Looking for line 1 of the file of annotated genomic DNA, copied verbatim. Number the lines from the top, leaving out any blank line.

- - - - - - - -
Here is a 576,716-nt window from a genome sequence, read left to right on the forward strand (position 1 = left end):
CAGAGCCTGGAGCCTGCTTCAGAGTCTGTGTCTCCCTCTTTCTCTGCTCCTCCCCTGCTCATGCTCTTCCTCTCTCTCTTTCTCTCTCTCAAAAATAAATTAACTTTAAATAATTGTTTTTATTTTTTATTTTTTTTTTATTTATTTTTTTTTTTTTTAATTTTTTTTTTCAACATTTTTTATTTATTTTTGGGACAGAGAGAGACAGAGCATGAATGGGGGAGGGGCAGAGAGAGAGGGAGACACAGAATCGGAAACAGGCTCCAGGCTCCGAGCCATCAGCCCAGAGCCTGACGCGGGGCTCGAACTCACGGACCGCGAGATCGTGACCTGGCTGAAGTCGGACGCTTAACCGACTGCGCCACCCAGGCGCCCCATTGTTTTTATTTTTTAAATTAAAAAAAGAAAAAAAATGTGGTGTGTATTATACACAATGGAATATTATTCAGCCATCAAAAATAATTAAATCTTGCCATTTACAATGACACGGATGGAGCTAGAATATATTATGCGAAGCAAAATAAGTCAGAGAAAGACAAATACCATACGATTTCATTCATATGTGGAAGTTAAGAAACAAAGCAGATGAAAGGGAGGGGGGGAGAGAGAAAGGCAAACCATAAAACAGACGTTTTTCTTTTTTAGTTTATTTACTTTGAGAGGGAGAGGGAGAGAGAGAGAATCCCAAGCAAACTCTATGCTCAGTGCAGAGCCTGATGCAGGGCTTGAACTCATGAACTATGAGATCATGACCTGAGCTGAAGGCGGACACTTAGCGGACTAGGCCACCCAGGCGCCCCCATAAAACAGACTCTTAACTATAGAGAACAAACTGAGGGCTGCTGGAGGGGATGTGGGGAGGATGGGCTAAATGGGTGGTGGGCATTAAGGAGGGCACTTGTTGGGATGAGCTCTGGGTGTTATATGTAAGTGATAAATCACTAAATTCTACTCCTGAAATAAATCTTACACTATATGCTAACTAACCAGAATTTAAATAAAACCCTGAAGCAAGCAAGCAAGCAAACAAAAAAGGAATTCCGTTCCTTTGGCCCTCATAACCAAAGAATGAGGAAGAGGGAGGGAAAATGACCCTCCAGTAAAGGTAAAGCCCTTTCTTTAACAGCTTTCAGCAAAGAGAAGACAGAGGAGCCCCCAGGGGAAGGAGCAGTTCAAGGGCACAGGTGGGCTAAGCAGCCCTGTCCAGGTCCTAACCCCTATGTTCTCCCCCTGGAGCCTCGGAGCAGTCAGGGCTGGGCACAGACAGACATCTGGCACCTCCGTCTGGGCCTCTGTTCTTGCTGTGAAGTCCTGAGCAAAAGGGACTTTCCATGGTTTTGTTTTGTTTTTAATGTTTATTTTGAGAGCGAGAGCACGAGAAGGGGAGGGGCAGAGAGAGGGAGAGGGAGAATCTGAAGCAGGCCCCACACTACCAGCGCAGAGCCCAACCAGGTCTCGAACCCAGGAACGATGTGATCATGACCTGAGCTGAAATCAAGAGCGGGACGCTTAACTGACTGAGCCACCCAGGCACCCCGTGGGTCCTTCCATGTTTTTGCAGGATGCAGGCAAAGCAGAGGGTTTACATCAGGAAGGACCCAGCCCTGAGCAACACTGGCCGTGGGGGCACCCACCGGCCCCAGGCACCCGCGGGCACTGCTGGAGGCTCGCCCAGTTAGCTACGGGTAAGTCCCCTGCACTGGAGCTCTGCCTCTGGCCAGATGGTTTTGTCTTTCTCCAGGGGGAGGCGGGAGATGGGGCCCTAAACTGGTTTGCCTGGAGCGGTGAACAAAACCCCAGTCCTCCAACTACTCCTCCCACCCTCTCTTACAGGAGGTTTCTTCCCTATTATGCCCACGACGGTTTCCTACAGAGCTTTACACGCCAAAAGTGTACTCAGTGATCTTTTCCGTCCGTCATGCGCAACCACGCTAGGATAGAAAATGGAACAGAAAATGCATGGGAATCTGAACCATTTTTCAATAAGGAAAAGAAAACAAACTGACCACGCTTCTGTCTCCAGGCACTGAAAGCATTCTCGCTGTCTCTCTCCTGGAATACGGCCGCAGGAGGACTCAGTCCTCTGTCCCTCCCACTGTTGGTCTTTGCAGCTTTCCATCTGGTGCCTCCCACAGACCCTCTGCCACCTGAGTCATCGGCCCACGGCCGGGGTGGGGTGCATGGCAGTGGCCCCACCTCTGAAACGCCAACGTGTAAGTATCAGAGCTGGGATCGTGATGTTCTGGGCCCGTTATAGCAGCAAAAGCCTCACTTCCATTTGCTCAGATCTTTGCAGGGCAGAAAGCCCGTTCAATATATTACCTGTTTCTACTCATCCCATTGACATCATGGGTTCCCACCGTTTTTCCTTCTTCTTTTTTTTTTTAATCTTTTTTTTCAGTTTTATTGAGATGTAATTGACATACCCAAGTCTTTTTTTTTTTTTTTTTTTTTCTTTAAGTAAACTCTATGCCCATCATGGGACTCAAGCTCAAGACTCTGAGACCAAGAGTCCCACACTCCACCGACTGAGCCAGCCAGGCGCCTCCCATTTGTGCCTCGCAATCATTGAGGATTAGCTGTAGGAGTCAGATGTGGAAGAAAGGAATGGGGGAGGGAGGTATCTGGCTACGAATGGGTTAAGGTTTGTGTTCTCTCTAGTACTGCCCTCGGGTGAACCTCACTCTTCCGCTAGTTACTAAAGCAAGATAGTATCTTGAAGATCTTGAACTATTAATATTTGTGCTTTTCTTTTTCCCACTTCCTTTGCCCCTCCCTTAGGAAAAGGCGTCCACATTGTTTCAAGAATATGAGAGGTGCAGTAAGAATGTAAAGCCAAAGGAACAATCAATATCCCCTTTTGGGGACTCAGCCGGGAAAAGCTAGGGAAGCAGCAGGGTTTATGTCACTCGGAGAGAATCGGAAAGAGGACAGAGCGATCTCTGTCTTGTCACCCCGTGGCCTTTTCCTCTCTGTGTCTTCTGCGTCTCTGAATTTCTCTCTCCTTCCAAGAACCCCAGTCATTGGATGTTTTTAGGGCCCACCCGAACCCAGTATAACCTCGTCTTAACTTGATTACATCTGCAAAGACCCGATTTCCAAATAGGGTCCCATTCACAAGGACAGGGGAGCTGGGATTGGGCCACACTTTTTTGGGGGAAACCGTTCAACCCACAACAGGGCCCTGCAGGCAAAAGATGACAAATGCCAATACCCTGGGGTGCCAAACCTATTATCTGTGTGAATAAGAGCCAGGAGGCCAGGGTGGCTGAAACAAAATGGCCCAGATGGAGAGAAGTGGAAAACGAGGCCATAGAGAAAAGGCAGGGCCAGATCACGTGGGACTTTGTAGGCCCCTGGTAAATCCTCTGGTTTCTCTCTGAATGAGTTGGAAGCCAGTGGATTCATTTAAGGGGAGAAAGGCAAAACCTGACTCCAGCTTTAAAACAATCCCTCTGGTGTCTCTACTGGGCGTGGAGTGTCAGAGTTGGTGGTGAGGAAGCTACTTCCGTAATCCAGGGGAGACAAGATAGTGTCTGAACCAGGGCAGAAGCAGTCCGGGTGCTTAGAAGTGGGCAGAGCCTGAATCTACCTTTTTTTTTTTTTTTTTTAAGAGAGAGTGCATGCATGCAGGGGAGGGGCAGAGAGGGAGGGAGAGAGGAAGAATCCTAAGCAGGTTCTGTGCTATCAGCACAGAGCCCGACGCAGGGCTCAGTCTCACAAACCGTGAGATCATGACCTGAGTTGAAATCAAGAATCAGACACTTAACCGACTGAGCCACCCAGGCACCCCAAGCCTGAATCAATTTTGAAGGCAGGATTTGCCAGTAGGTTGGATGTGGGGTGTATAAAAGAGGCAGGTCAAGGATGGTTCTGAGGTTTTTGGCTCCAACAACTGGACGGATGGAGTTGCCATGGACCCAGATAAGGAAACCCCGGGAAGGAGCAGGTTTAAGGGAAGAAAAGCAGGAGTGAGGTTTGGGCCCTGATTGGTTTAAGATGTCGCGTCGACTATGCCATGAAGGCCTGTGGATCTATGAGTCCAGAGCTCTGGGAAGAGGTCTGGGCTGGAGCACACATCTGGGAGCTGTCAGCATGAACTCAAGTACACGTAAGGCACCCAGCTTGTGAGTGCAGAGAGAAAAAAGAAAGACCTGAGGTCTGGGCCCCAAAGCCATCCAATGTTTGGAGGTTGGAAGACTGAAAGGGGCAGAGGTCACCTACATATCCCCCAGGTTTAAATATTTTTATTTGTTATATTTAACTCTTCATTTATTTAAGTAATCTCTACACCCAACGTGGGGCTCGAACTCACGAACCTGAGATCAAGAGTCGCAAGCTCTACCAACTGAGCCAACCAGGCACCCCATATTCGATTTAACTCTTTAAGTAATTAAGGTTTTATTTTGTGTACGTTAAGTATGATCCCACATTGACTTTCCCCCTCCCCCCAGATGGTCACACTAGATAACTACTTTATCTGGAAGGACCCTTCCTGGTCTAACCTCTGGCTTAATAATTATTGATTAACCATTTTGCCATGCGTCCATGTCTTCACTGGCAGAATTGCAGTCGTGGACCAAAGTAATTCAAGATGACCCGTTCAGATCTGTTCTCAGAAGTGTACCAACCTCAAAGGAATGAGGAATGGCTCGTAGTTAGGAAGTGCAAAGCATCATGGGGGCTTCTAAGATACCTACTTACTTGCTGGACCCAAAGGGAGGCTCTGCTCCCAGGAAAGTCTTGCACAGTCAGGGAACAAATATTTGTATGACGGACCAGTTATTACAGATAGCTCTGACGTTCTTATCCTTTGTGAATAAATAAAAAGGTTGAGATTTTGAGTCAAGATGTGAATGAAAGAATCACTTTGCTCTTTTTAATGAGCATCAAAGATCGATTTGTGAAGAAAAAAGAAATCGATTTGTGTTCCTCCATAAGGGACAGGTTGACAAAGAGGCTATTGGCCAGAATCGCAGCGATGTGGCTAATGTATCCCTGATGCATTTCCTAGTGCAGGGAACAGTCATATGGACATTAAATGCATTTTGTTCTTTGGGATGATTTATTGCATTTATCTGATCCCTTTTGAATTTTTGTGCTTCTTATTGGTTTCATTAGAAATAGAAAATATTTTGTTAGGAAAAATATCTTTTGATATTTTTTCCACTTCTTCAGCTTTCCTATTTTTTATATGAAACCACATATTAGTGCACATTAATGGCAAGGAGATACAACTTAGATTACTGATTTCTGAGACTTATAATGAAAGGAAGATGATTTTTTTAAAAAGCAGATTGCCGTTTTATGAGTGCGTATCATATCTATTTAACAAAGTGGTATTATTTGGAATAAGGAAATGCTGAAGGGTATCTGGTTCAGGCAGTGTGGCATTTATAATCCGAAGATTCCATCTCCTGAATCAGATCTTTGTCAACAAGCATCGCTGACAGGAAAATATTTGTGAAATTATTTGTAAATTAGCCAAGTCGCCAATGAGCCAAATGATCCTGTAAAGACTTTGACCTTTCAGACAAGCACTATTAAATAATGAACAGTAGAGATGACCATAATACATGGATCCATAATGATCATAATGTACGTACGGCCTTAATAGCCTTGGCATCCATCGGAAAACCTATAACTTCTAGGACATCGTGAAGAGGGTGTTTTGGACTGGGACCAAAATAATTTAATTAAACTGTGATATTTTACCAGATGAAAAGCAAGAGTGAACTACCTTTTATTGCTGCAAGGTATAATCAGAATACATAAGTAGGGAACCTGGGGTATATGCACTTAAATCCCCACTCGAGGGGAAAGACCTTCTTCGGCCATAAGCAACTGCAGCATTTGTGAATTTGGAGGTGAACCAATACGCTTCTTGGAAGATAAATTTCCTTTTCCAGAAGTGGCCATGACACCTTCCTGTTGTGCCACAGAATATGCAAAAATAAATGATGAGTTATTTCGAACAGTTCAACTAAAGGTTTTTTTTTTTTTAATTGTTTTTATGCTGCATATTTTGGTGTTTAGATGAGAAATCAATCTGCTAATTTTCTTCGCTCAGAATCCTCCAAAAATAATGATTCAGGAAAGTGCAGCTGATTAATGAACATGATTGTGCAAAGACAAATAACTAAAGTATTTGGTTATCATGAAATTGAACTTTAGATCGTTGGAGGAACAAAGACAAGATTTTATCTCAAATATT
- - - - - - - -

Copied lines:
Here is a 576,716-nt window from a genome sequence, read left to right on the forward strand (position 1 = left end):